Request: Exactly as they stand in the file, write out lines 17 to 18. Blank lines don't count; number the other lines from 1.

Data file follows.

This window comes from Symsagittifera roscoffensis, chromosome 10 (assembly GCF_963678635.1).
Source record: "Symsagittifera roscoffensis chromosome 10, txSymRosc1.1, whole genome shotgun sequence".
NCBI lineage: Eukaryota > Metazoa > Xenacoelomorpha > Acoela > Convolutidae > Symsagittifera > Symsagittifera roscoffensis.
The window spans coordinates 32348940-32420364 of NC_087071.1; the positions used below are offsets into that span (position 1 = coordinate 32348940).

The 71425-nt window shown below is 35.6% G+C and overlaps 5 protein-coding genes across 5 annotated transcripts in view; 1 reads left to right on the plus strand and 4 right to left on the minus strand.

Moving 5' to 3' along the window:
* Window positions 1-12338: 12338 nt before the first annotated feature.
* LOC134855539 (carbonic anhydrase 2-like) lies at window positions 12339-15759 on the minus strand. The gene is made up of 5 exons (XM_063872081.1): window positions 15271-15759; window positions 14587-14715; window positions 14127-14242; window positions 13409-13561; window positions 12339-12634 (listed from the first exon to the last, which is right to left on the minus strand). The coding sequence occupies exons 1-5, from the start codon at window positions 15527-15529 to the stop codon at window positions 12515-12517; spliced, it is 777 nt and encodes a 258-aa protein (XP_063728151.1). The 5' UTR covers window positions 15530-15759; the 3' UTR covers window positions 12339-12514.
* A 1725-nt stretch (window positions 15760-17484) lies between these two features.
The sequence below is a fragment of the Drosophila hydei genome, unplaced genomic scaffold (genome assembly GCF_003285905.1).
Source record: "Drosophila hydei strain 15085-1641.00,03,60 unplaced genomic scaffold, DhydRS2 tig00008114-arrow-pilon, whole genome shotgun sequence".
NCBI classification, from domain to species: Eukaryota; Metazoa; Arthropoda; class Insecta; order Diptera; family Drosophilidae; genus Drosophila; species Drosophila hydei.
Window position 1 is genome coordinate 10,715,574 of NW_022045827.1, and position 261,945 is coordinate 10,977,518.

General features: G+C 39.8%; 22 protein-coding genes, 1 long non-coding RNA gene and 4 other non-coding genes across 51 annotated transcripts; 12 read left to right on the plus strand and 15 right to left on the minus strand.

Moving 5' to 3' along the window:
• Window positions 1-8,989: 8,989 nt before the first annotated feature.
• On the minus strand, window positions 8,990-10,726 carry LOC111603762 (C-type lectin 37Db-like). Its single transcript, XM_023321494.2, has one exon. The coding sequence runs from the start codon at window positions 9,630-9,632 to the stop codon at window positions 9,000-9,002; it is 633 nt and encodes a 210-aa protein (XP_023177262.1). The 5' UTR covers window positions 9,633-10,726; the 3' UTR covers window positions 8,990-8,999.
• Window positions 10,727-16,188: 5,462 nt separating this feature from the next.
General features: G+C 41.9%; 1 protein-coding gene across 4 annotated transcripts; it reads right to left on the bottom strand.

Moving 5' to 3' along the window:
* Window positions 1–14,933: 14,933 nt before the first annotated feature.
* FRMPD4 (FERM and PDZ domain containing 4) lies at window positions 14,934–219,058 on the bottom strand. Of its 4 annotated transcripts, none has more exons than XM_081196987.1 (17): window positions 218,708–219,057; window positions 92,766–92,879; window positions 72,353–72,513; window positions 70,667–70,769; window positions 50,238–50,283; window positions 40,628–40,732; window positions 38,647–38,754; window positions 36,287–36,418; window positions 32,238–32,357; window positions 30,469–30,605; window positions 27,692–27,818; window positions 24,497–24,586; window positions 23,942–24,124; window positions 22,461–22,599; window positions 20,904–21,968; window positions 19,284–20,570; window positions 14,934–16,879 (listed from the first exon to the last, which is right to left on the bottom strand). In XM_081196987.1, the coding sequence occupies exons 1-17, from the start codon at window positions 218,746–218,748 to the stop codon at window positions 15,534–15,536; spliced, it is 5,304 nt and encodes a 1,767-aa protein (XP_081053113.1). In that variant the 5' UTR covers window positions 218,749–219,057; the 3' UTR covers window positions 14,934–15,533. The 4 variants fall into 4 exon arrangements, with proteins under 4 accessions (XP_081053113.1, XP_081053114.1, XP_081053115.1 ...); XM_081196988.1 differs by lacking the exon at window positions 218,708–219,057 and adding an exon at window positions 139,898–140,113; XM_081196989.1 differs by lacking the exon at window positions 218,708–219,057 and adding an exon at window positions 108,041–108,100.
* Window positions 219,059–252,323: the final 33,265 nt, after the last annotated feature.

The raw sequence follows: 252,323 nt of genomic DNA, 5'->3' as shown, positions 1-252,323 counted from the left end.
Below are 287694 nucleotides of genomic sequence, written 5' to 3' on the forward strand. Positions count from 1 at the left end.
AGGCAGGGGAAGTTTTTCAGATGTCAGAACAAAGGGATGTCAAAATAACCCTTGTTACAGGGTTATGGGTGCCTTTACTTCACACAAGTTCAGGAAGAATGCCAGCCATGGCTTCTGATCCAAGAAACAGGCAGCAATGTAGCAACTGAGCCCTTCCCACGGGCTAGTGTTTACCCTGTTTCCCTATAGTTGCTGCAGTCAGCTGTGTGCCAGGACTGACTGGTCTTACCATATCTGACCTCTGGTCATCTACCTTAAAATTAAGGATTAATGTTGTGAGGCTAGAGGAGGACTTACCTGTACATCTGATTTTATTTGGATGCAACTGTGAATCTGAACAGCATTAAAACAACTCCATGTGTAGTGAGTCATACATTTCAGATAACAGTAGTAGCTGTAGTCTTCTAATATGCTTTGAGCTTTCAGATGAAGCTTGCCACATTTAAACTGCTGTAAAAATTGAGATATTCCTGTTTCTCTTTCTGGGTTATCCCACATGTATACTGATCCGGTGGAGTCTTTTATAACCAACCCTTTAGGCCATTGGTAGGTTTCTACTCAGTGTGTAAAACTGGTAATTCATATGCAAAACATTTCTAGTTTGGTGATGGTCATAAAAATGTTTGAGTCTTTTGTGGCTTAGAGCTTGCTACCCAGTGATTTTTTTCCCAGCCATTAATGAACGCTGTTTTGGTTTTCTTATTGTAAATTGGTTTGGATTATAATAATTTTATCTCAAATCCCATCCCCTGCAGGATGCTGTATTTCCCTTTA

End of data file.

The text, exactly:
• On the minus strand, window positions 8,990-10,726 carry LOC111603762 (C-type lectin 37Db-like). Its single transcript, XM_023321494.2, has one exon. The coding sequence runs from the start codon at window positions 9,630-9,632 to the stop codon at window positions 9,000-9,002; it is 633 nt and encodes a 210-aa protein (XP_023177262.1). The 5' UTR covers window positions 9,633-10,726; the 3' UTR covers window positions 8,990-8,999.
• Window positions 10,727-16,188: 5,462 nt separating this feature from the next.